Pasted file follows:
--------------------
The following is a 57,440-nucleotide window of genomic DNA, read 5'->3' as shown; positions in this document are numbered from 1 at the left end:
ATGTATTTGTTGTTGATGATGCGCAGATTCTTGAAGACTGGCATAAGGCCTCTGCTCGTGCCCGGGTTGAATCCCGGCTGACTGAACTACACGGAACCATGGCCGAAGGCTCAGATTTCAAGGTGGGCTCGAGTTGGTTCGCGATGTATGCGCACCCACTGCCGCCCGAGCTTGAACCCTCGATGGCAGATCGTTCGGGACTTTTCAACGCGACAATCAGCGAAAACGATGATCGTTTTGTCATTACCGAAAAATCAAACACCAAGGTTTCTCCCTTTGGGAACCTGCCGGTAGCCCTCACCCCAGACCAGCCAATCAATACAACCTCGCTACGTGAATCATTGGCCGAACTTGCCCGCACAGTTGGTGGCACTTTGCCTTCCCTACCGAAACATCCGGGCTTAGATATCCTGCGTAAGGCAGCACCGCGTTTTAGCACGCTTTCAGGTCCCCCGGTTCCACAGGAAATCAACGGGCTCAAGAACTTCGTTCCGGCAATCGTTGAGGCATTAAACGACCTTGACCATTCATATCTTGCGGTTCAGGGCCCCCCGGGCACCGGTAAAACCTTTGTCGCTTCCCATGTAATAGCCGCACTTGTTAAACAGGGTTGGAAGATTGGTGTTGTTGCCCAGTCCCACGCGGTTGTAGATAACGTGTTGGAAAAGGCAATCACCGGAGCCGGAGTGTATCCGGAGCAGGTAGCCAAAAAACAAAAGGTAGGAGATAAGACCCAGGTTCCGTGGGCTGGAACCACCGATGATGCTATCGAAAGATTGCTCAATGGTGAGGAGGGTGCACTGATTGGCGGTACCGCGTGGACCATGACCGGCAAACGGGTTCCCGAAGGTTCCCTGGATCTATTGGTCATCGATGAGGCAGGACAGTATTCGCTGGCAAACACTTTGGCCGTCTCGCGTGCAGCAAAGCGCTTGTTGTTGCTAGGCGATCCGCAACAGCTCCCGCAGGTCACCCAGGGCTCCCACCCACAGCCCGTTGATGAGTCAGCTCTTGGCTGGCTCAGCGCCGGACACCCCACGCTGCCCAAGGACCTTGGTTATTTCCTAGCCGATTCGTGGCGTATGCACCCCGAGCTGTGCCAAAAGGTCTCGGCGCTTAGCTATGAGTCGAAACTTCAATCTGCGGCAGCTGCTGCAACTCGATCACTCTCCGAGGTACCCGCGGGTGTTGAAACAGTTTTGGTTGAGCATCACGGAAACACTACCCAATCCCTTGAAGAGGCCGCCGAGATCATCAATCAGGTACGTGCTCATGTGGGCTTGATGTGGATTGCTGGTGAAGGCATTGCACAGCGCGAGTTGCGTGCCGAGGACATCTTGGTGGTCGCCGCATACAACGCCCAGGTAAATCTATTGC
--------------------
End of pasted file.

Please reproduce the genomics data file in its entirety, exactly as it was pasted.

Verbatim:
The following is a 57,440-nucleotide window of genomic DNA, read 5'->3' as shown; positions in this document are numbered from 1 at the left end:
ATGTATTTGTTGTTGATGATGCGCAGATTCTTGAAGACTGGCATAAGGCCTCTGCTCGTGCCCGGGTTGAATCCCGGCTGACTGAACTACACGGAACCATGGCCGAAGGCTCAGATTTCAAGGTGGGCTCGAGTTGGTTCGCGATGTATGCGCACCCACTGCCGCCCGAGCTTGAACCCTCGATGGCAGATCGTTCGGGACTTTTCAACGCGACAATCAGCGAAAACGATGATCGTTTTGTCATTACCGAAAAATCAAACACCAAGGTTTCTCCCTTTGGGAACCTGCCGGTAGCCCTCACCCCAGACCAGCCAATCAATACAACCTCGCTACGTGAATCATTGGCCGAACTTGCCCGCACAGTTGGTGGCACTTTGCCTTCCCTACCGAAACATCCGGGCTTAGATATCCTGCGTAAGGCAGCACCGCGTTTTAGCACGCTTTCAGGTCCCCCGGTTCCACAGGAAATCAACGGGCTCAAGAACTTCGTTCCGGCAATCGTTGAGGCATTAAACGACCTTGACCATTCATATCTTGCGGTTCAGGGCCCCCCGGGCACCGGTAAAACCTTTGTCGCTTCCCATGTAATAGCCGCACTTGTTAAACAGGGTTGGAAGATTGGTGTTGTTGCCCAGTCCCACGCGGTTGTAGATAACGTGTTGGAAAAGGCAATCACCGGAGCCGGAGTGTATCCGGAGCAGGTAGCCAAAAAACAAAAGGTAGGAGATAAGACCCAGGTTCCGTGGGCTGGAACCACCGATGATGCTATCGAAAGATTGCTCAATGGTGAGGAGGGTGCACTGATTGGCGGTACCGCGTGGACCATGACCGGCAAACGGGTTCCCGAAGGTTCCCTGGATCTATTGGTCATCGATGAGGCAGGACAGTATTCGCTGGCAAACACTTTGGCCGTCTCGCGTGCAGCAAAGCGCTTGTTGTTGCTAGGCGATCCGCAACAGCTCCCGCAGGTCACCCAGGGCTCCCACCCACAGCCCGTTGATGAGTCAGCTCTTGGCTGGCTCAGCGCCGGACACCCCACGCTGCCCAAGGACCTTGGTTATTTCCTAGCCGATTCGTGGCGTATGCACCCCGAGCTGTGCCAAAAGGTCTCGGCGCTTAGCTATGAGTCGAAACTTCAATCTGCGGCAGCTGCTGCAACTCGATCACTCTCCGAGGTACCCGCGGGTGTTGAAACAGTTTTGGTTGAGCATCACGGAAACACTACCCAATCCCTTGAAGAGGCCGCCGAGATCATCAATCAGGTACGTGCTCATGTGGGCTTGATGTGGATTGCTGGTGAAGGCATTGCACAGCGCGAGTTGCGTGCCGAGGACATCTTGGTGGTCGCCGCATACAACGCCCAGGTAAATCTATTGC